Refugee Day: Money gives money to the business dreams of DRC refugees in Malawi

Nsimire started a business in Dzaleka refugee camp in Malawi after fleeing the Democratic Republic of Congo in 2017. Photo: WFP/Badre Bahaji

“My restaurant in the camp can barely accommodate ten people at a time, unlike my home in the DRC,” says Nsimire. “Yet I still serve food with the same passion.”

Nsimire arrived in Malawi from the Democratic Republic of Congo in 2017. She quickly felt she had to “do something” to earn a living in her new home, Dzaleka refugee camp.

She tried her hand at farming. After the first year, she realized that it was going to be an uphill battle as there was no land for the refugees to cultivate.

Because the restaurant she ran in Goma was destroyed during a period of conflict, prompting her to leave the DRC, there was only one thing to do: she opened another one right in the middle of the market. Dzaleka camp, which is home to 48,000 refugees. from all over Africa.

“My restaurant in the camp can barely accommodate ten people at a time, unlike my home in the DRC,” she says. “Yet I still serve food with the same passion.”

In this new venture, Nsimire has brought foreign dishes to Malawi that cater to his compatriots in the camp.

The World Food Program provides cash to refugees living here who depend on this aid for their survival. This promotes income-generating activities for host community members and refugees to develop pathways to greater self-reliance – and comes as WFP warns that 2022 will be a year of unprecedented hunger for the world.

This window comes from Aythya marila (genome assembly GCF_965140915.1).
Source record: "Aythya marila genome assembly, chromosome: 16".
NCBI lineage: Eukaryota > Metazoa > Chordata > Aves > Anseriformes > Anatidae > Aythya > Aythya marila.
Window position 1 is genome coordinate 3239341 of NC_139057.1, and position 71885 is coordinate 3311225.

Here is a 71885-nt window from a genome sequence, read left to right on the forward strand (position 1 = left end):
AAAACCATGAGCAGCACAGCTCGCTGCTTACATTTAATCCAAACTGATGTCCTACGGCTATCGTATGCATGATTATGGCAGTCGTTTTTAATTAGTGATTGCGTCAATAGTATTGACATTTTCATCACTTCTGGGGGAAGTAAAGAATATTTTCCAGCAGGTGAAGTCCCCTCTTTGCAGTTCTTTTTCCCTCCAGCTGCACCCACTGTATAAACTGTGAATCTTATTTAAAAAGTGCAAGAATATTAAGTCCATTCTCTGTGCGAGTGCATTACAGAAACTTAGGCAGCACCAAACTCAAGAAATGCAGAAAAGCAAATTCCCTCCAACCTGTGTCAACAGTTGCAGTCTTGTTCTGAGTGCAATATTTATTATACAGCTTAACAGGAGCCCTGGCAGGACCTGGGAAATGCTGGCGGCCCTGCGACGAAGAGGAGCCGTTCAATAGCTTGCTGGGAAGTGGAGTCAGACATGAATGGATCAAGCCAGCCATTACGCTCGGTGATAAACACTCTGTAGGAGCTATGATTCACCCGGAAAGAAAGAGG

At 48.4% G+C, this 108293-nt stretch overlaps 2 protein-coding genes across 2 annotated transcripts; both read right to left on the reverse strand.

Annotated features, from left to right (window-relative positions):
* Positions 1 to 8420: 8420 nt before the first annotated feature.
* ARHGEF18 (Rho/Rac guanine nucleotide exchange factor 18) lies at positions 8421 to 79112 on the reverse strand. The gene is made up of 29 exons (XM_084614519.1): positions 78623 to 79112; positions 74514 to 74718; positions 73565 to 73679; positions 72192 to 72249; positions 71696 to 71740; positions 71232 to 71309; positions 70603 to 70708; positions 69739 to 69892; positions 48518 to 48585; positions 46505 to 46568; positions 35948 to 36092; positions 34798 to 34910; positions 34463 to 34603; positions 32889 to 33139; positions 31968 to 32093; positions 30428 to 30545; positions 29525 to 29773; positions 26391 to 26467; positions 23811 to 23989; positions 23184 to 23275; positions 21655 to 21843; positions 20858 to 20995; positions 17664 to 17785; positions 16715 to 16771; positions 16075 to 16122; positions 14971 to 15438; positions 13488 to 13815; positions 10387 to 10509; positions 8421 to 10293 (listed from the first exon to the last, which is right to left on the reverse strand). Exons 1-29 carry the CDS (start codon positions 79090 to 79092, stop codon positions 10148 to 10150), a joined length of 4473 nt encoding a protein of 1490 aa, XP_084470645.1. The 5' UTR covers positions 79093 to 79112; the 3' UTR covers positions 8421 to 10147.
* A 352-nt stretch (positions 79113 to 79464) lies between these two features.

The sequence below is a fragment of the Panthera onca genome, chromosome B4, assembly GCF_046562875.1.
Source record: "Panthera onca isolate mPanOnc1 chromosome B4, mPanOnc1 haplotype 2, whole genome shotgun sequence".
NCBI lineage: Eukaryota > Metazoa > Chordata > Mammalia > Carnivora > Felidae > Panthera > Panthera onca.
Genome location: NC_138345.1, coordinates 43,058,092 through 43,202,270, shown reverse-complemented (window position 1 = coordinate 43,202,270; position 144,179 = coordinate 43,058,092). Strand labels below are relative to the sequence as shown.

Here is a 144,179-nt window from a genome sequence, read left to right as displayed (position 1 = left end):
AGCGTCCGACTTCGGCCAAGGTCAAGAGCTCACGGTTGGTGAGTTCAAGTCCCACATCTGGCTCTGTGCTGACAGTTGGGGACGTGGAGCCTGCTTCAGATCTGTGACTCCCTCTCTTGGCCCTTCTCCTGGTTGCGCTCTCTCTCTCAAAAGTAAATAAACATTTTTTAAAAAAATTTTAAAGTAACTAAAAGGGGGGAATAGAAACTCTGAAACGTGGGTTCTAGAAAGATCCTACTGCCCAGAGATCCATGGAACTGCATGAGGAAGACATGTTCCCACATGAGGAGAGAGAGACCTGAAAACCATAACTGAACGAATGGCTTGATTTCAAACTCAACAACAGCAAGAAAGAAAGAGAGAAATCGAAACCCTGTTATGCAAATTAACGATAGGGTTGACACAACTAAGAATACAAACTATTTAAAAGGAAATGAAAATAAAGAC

The organization needs $22.2 billion to save lives and build resilience for 151.6 million people around the world this year.

Nsimire’s clientele has grown to include Malawians and his menu now includes everything from beans, rice, plantains, cassava leaves, sweet potatoes to nsimaa popular form of porridge.

Nsimire’s new restaurant can barely accommodate ten customers at a time, but his business is thriving. Photo: WFP/ Badre Bahaji

“In the Congo, we called it ugali“, she says. The nsima is softer than the ugali. “I’ve mastered how to make it and now I sometimes even make it for myself.” She clears a table as another satisfied customer walks away go.

Like other traders, Nsimire relies on nearby farmers to supply them with fresh produce to resell. “I think it’s great to run a restaurant here in the camp, we have types of food you don’t usually find here and sometimes it’s the same food just cooked in a different way. Like the way I do that [sardine dish] usipa which is really nutritious.

His new restaurant has been a blessing for Nsimire. By expanding his menu to include local foods, his restaurant has gained popularity in the camp. There is a warming between refugees and Malawians as both benefit from the initiative.

“I get all kinds of clients here,” she says. “Just now I served four Malawians and five refugees and they like the different food I have.”

Nsimire shows his version of small fried fish. Photo: WFP/Badre Bahaji

Since WFP introduced cash transfers for food aid in the camp in 2021, more refugees have access to cash and can buy the food they prefer. And regardless of their nationality, Nsimire’s cuisine will likely have something delicious and nutritious for their customers at all times.

Instability and social unrest in the Great Lakes and Horn of Africa regions have led to a steady flow of refugees into Malawi for more than two decades. The number of refugees living in Malawi has tripled over the past ten years. The lingering effects of the COVID-19 pandemic on the economy, linked to recent price increases aggravated by the conflict in Ukraine, continue to challenge people’s access to basic goods.

Despite generous contributions from USAID and the Flemish government in 2022, finding sufficient resources for food assistance to refugees remains difficult. WFP needs US$3.4 million to continue providing assistance to refugees in 2022.

Learn more about WFP’s work in Malawi

Rosemary C. Kearney